On the back of promises to spur infrastructure investment, encourage new services
and promote consumer understanding of energy use, electrictransportation
is regarded as a crucial application of the smart grid.
Nissan Leaf by Nissan,
an all-electric car that
produces no exhaust
pollution or greenhouse
gas emissions
24
The Future of Energy
6
100
million
Global sales of
electric vehicles
by 2050
Source:
International
Energy Agency
25
Low carbon transport
The EU transport sector is 98% dependent on oil for its energy
supplies. European greenhouse gas emissions from transport
rose by 26% between 1990 and 2007 in contrast to a decline
in emissions from non-transport sectors. The decarbonisation
of transport is an important component of the future of energy
and the European Commission’s Transport 2050 strategy calls
for a cut in carbon emissions of 60% by 2050. To achieve
this target over the next four decades we will see the removal
of conventionally fuelled cars for urban transport, a 40% use
of low carbon fuels in aviation and a 50% shift in mediumdistance freight and passenger traffic away from roads towards
rail and shipping.
The rapid adoption of electric vehicles will have a dramatic
impact on the smart grid by spurring infrastructure investment,
encouraging new services and promoting public awareness
and engagement with their energy use. Large cities will adopt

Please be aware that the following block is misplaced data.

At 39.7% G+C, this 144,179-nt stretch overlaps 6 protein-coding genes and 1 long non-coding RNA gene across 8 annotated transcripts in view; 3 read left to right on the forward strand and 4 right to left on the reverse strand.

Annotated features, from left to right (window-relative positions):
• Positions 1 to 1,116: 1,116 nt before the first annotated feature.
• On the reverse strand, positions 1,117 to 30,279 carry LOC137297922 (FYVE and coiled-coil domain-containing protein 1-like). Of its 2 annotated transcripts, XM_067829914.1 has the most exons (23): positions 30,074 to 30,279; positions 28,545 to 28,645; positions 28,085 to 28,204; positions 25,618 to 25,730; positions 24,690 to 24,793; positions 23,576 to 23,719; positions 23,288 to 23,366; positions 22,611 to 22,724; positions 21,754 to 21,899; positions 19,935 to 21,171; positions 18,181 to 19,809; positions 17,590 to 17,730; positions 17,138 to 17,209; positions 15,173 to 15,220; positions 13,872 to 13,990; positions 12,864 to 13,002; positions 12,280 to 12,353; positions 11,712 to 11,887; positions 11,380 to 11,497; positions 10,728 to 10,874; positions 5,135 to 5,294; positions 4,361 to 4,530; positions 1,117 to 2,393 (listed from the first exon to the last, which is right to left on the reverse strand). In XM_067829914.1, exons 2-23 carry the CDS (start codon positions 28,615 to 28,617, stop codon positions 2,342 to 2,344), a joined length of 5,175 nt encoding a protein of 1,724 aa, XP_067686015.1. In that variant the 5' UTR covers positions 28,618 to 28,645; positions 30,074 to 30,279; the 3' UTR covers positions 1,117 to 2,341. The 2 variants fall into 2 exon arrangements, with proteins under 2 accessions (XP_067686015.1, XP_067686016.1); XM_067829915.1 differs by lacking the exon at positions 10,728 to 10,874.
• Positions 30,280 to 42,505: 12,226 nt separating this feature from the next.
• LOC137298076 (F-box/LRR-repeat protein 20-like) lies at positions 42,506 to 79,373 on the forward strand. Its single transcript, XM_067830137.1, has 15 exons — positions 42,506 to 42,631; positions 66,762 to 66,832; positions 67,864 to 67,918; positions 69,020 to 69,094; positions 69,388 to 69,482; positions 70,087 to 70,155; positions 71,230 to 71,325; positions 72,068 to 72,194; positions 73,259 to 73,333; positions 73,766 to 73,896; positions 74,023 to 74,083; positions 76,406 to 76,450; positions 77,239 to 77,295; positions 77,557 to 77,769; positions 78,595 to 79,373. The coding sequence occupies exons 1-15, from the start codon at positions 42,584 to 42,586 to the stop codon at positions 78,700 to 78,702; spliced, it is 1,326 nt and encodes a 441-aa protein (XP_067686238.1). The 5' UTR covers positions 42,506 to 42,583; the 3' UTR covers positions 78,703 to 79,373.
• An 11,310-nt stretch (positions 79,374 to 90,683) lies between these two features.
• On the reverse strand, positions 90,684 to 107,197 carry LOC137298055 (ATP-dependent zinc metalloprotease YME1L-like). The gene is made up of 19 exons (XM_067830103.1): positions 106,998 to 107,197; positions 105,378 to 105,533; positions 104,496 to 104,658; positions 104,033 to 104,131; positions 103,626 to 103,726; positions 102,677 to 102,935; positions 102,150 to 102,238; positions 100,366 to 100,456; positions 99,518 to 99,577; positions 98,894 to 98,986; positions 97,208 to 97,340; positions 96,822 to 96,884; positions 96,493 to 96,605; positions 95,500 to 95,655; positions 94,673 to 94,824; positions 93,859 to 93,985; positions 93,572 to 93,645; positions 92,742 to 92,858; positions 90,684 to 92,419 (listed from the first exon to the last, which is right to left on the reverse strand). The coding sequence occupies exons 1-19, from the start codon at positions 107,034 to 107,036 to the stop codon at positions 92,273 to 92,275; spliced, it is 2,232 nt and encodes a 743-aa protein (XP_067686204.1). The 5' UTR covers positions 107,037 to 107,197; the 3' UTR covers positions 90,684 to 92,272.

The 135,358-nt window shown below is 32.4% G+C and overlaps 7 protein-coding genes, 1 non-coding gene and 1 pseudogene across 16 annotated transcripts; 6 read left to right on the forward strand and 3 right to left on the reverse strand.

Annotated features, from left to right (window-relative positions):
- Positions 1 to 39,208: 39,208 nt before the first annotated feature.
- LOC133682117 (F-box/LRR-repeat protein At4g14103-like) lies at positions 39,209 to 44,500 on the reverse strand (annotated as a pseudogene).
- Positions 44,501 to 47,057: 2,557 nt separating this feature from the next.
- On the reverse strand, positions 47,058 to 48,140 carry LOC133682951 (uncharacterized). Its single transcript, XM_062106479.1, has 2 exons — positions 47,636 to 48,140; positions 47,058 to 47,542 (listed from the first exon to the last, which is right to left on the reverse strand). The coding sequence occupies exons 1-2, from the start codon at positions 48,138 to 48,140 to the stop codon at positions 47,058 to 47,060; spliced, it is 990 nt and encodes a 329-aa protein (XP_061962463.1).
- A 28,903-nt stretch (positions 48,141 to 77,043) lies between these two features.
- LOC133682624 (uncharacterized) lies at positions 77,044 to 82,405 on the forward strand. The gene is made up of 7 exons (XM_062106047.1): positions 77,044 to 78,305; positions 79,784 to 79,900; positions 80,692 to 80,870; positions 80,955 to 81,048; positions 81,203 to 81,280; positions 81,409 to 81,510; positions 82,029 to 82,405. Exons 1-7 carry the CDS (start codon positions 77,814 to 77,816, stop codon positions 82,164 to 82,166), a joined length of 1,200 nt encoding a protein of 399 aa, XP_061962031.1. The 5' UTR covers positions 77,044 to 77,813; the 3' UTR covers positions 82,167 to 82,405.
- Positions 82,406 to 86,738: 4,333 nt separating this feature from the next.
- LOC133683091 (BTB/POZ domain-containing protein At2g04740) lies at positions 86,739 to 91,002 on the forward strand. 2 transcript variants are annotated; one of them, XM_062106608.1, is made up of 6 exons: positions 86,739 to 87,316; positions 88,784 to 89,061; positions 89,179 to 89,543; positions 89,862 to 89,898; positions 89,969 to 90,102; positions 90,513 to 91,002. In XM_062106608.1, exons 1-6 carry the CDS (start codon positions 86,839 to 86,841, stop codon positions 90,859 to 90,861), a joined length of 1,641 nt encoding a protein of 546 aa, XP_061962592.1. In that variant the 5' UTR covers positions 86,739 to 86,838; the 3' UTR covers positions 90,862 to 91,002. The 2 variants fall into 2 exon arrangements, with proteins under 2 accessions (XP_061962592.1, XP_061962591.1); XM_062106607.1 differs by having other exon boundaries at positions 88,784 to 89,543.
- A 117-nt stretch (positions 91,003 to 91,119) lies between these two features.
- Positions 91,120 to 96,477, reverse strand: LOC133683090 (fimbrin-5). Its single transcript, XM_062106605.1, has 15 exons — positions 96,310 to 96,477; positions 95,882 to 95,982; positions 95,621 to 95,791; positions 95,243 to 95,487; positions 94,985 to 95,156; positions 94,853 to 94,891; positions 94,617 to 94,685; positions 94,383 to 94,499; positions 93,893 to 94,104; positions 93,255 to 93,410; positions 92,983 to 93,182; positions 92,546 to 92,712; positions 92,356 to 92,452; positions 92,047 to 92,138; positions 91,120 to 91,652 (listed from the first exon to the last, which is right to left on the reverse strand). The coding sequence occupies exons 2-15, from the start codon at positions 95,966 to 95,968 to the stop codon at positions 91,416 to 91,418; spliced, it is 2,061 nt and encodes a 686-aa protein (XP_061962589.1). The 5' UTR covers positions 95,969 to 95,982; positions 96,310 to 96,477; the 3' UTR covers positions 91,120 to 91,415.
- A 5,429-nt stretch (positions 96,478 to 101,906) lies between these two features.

the technology first, driven by a need to improve air quality
and by consumers who predominantly require their car for
short journeys. The MOBI.E project in Portugal recently
saw the installation of 1,350 public charging stations across
25 municipalities. Management consultancy McKinsey says
plug-in hybrid cars and battery-only electric vehicles will
account for 16% of new car sales in New York, 9% in Paris
and 5% in Shanghai by 2015.
Biofuels will be one of the factors that will make this transport
growth sustainable, particularly before 2020, the time by which
the Renewable Energy Directive requires at least a 10% share
for renewable energy in transport. But beyond 2020 the role of
renewable electric vehicles becomes more pronounced. Peter
Voser, chief executive officer of Royal Dutch Shell, recently
said that plug-in electric vehicles would represent 40% of
the global car market by 2050. The IEA suggests global sales